Proteomic levels of MAPT correlated strongly to independently measured ELISA tau levels (r = 0.78, P = 7.8 × 10−9; Fig. 1C), supporting the validity of our MS measurements. Isoform-specific peptides mapping to the C terminus of Aβ1–40 and Aβ1–42 do not ionize efficiently following tryptic digestion of amyloid precursor protein (APP) levels (27, 28). Therefore, the APP peptides we identified were not correlated to ELISA Aβ1–42 levels. To assess differential expression across individual cases, we used differentially expressed proteins with P < 0.0001 [false discovery rate (FDR)–corrected P < 0.01] to perform a supervised cluster analysis across samples (table S2A). As shown in Fig. 1D, these 65 highly significant proteins were able to correctly cluster samples by disease status except for one AD case with a control-like profile. Of these 65 proteins, 63 were increased in AD, while only two (CD74 and ISLR) were decreased. Overall, these CSF analyses identified hundreds of altered proteins in AD that could potentially serve as biomarkers of disease.

Network brain proteome reveals modules linked to AD neuropathology

We then performed an independent network analysis of the AD brain proteome. This discovery brain cohort comprised dorsolateral prefrontal cortex (DLPFC) samples from control (n = 10), Parkinson’s disease (PD; n = 10), mixed AD/PD (n = 10), and AD (n = 10) cases of the Emory Goizueta ADRC. The demographics of these 40 cases have been previously described (25) and are summarized in table S1B. We analyzed these 40 brain tissues, as well as a replication cohort of 27 cases, using TMT-MS. Collectively, both brain datasets yielded 227,121 unique peptides mapping to 12,943 protein groups (25). Only those proteins quantified in at least 50% of cases were included in subsequent investigations. The final discovery dataset comprised 8817 quantified proteins. Protein abundance levels were adjusted for age, sex, and postmortem interval (PMI). Differential expression analysis of the post-regressed dataset revealed >2000 proteins with significantly altered levels [P < 0.05, analysis of variance (ANOVA)] across two or more disease cohorts. We then performed a supervised cluster analysis based on differentially expressed proteins with P < 0.0001 across AD/control and/or AD/PD comparisons (fig. S2, A and B, table S2C). These 165 highly altered proteins sharply delineated cases harboring AD pathology from control and PD samples, confirming robust AD-specific changes across the proteome.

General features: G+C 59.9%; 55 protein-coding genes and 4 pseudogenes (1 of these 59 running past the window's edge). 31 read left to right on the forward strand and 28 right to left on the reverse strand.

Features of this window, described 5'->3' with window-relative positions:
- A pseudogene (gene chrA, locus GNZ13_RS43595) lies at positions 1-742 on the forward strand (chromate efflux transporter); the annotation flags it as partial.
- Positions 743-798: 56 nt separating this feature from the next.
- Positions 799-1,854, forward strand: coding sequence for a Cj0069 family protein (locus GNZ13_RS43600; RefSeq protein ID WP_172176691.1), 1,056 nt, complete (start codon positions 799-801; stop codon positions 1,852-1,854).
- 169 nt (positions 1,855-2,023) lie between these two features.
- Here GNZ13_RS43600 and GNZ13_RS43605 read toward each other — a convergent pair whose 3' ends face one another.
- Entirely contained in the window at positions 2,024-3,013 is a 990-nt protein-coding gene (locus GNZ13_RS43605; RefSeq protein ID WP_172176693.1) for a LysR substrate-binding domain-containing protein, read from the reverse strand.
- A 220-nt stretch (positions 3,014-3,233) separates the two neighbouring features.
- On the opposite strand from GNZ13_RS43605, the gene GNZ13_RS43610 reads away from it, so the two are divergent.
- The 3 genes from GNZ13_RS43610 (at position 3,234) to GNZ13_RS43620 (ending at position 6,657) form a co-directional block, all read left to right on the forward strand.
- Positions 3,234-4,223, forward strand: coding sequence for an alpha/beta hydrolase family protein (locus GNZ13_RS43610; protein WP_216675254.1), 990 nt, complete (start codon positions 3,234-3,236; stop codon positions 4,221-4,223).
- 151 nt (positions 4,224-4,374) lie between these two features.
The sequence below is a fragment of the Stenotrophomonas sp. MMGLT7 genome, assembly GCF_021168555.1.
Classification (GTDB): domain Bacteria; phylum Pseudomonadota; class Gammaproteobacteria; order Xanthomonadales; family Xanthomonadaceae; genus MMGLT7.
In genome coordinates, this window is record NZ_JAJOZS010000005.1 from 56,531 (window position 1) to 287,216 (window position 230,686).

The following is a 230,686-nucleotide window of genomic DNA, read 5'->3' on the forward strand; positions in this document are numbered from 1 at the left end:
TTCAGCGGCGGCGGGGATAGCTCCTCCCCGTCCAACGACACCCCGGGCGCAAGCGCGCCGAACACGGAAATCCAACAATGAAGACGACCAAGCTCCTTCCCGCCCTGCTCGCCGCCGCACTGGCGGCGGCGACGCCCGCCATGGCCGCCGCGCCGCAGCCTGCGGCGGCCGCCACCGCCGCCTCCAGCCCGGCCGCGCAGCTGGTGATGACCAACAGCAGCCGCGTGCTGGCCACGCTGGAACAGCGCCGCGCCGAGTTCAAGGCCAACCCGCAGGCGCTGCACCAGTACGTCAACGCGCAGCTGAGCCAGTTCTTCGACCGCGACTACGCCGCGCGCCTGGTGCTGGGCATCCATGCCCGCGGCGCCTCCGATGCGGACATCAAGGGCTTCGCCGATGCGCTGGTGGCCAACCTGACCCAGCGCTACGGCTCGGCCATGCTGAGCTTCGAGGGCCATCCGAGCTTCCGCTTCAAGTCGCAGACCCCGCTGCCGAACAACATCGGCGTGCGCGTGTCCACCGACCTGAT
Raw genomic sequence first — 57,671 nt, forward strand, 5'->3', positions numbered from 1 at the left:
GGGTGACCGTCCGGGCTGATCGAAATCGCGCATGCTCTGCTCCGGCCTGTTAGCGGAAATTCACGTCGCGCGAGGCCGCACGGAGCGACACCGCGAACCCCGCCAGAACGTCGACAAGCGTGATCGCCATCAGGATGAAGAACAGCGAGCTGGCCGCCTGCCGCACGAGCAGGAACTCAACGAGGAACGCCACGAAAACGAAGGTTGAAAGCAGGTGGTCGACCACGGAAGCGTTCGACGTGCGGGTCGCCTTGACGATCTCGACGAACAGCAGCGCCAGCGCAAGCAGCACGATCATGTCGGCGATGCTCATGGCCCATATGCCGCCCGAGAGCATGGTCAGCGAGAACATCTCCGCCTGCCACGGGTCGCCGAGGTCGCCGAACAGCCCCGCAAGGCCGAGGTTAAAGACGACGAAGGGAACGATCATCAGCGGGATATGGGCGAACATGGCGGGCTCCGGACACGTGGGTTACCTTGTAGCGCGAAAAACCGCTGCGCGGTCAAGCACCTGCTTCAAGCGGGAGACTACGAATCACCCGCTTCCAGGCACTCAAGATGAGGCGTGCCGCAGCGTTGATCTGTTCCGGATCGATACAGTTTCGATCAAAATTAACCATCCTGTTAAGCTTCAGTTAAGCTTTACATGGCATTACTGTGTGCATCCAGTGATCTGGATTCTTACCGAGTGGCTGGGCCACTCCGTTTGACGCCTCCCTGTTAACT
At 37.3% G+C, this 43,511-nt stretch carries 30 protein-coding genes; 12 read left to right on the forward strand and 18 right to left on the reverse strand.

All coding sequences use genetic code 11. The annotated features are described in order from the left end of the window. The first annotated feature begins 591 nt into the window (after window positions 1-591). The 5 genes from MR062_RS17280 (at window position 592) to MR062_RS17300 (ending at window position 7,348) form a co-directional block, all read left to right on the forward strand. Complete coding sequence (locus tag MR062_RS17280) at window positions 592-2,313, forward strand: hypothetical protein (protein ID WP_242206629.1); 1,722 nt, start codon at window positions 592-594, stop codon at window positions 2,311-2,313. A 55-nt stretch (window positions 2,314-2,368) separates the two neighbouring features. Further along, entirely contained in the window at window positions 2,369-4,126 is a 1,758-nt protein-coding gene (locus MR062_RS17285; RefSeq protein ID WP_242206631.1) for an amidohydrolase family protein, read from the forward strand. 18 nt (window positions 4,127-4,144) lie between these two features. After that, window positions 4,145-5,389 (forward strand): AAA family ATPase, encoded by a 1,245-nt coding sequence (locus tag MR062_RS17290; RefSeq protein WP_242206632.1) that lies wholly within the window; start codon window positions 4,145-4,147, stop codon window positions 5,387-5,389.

We subsequently performed a network analysis of the discovery brain proteome using an algorithm called weighted gene coexpression network analysis (WGCNA), which organizes the dataset into modules of proteins with similar expression patterns across cases (1113). This analysis identified 44 modules (M) of coexpressed proteins ranked and numbered according to size from largest (M1, n = 1821 proteins) to smallest (M44, n = 34 proteins) (Fig. 2A and table S2D). Representative expression profiles, or eigenproteins, were calculated for each module as previously described (13) and correlated to disease status and AD pathology, i.e., Consortium to Establish a Registry for Alzheimer’s Disease (CERAD) and Braak scores (Fig. 2B). Overall, there were 17 modules that correlated significantly to AD neuropathology (P < 0.05). Many of these disease-associated modules were also strongly enriched with cell type–specific markers (Fig. 2B). As previously described (13), cell type enrichment was determined by analyzing module overlap with reference lists of cell type–specific genes derived from published RNA sequencing (RNA-seq) experiments in isolated murine neuronal, endothelial, and glial cells (29).

Fig. 2 Network analysis of the discovery brain proteome.